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Staff on service, WWI

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This year, the world reflects on the centenary of the outbreak of World War One, a war that claimed the lives of 16 million people and left a further 20 million injured.

It was during the Great War, in 1917, that Barclays & Co Ltd established itself under the new name Barclays Bank Ltd. Several regional banks joined the Barclays family during the war years and as we look back we remember those colleagues who worked so diligently to ensure that Barclays was in a position to support economic recovery post-war.

But most importantly, we salute the 645 young Barclays colleagues who gave their lives in battle.

Lieutenant HS Davy - a second Lieutenant in the 2nd Battalion, Royal Irish Rifles - was the first Barclays staff member to be killed in action in 1915. Like many of his fellow soldiers, Lt Davy was not a career soldier. He was better qualified for his role as a clerk at the Barclays Head Office in Lombard Street but when called to duty, Lt Davy - and so many other extraordinarily young men around the world – responded. 

This sense of responsibility, expressed so personally by so many individuals during the war years, is something that should never be forgotten. And the stories of the First World War serve as a reminder that great though the challenges we face today are, previous generations have overcome far greater ones.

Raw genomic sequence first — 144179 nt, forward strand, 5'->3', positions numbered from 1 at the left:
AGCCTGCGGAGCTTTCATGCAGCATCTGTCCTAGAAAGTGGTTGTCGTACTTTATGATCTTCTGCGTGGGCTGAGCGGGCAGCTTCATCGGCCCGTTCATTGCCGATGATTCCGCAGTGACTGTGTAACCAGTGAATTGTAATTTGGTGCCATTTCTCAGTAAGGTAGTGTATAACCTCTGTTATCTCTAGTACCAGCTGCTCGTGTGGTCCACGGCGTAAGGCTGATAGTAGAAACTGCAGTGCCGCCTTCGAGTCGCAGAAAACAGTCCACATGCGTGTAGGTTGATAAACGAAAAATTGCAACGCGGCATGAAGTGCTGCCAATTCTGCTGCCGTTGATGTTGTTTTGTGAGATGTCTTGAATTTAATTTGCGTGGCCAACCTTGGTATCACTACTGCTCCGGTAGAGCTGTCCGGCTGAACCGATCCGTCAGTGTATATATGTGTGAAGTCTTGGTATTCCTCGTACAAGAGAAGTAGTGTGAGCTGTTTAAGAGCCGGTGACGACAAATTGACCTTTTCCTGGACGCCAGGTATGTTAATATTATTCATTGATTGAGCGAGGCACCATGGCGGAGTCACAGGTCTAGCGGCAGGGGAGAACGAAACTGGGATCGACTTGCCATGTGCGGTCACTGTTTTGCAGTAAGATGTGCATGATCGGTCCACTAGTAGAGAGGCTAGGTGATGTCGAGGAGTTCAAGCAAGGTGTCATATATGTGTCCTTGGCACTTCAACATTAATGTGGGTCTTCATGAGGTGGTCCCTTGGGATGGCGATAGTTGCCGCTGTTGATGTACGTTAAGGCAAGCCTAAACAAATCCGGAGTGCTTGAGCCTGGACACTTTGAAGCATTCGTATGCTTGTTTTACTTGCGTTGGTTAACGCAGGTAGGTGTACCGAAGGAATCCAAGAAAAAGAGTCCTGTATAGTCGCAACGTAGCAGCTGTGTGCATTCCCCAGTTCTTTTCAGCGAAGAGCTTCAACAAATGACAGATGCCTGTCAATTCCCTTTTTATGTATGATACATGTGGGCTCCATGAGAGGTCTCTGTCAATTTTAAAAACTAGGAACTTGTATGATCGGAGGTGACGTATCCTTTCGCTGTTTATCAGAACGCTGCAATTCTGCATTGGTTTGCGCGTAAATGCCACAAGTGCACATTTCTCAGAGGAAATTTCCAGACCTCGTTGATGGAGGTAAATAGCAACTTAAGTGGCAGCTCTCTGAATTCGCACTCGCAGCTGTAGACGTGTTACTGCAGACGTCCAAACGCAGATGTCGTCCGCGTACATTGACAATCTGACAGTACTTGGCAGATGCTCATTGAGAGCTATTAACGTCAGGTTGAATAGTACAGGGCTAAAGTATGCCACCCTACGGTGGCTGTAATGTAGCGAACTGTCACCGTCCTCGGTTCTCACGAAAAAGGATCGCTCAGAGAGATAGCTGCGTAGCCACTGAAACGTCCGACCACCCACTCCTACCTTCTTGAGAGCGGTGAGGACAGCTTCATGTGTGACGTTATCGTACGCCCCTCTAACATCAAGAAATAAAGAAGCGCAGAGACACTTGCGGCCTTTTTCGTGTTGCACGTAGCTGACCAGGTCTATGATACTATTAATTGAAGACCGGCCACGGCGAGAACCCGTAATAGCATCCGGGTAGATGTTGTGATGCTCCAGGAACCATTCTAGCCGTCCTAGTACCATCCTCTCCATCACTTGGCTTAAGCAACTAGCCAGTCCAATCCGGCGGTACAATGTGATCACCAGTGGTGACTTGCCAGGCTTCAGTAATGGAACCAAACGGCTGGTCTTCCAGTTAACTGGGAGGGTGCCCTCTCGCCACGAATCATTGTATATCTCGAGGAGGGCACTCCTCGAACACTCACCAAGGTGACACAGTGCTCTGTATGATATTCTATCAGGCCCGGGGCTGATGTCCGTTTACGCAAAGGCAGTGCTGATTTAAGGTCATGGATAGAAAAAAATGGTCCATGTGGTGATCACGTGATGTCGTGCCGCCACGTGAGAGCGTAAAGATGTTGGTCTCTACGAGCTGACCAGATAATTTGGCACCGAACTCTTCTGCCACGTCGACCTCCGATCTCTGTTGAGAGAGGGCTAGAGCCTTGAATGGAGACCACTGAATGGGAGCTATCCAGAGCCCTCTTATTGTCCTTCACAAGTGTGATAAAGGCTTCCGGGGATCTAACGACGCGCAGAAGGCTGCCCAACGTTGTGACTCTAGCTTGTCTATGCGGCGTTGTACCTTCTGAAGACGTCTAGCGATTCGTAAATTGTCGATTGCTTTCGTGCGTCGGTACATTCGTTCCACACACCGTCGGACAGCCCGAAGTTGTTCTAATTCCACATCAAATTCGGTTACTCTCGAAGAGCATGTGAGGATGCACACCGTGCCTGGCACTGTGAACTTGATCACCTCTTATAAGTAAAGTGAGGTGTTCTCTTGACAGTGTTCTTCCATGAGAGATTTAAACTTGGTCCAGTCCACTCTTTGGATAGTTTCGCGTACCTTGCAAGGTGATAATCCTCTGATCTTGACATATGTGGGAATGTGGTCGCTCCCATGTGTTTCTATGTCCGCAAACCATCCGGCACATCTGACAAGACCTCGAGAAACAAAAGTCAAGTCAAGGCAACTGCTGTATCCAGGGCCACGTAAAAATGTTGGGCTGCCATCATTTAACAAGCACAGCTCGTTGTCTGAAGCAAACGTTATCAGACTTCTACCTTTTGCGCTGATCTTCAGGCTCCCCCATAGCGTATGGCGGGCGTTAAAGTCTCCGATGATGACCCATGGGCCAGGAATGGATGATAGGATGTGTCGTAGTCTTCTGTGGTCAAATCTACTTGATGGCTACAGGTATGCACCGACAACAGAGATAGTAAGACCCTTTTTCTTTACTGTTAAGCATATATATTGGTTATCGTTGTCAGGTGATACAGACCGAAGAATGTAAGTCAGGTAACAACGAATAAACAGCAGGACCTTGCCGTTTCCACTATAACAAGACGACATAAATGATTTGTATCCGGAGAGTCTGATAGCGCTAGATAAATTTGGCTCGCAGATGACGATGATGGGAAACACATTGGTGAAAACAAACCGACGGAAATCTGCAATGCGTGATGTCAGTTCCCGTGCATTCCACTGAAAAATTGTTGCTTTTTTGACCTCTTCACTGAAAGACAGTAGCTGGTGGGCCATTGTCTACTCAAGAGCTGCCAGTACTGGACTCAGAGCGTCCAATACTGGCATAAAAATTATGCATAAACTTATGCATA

The story of World War One as experienced by Barclays and its people can be found in a range of documents and artefacts held in our archives in Manchester. In this video Barclays Chairman, Sir David Walker, discusses some of the most poignant artefacts with Barclays Archivist, Maria Sienkiewicz. I encourage you all to join me as we take this time to reflect on the events of the past.

In May 2014 a group of Barclays colleagues visited the Menin Gate in Ypres, Belgium, a memorial to the thousands of soldiers who lost their lives in World War One. In the video below, Chris Lee recounts his experience of visiting the war graves and gives an explanation of Barclays’ own memorial to the colleagues who gave their lives during the war years.

Antony Jenkins

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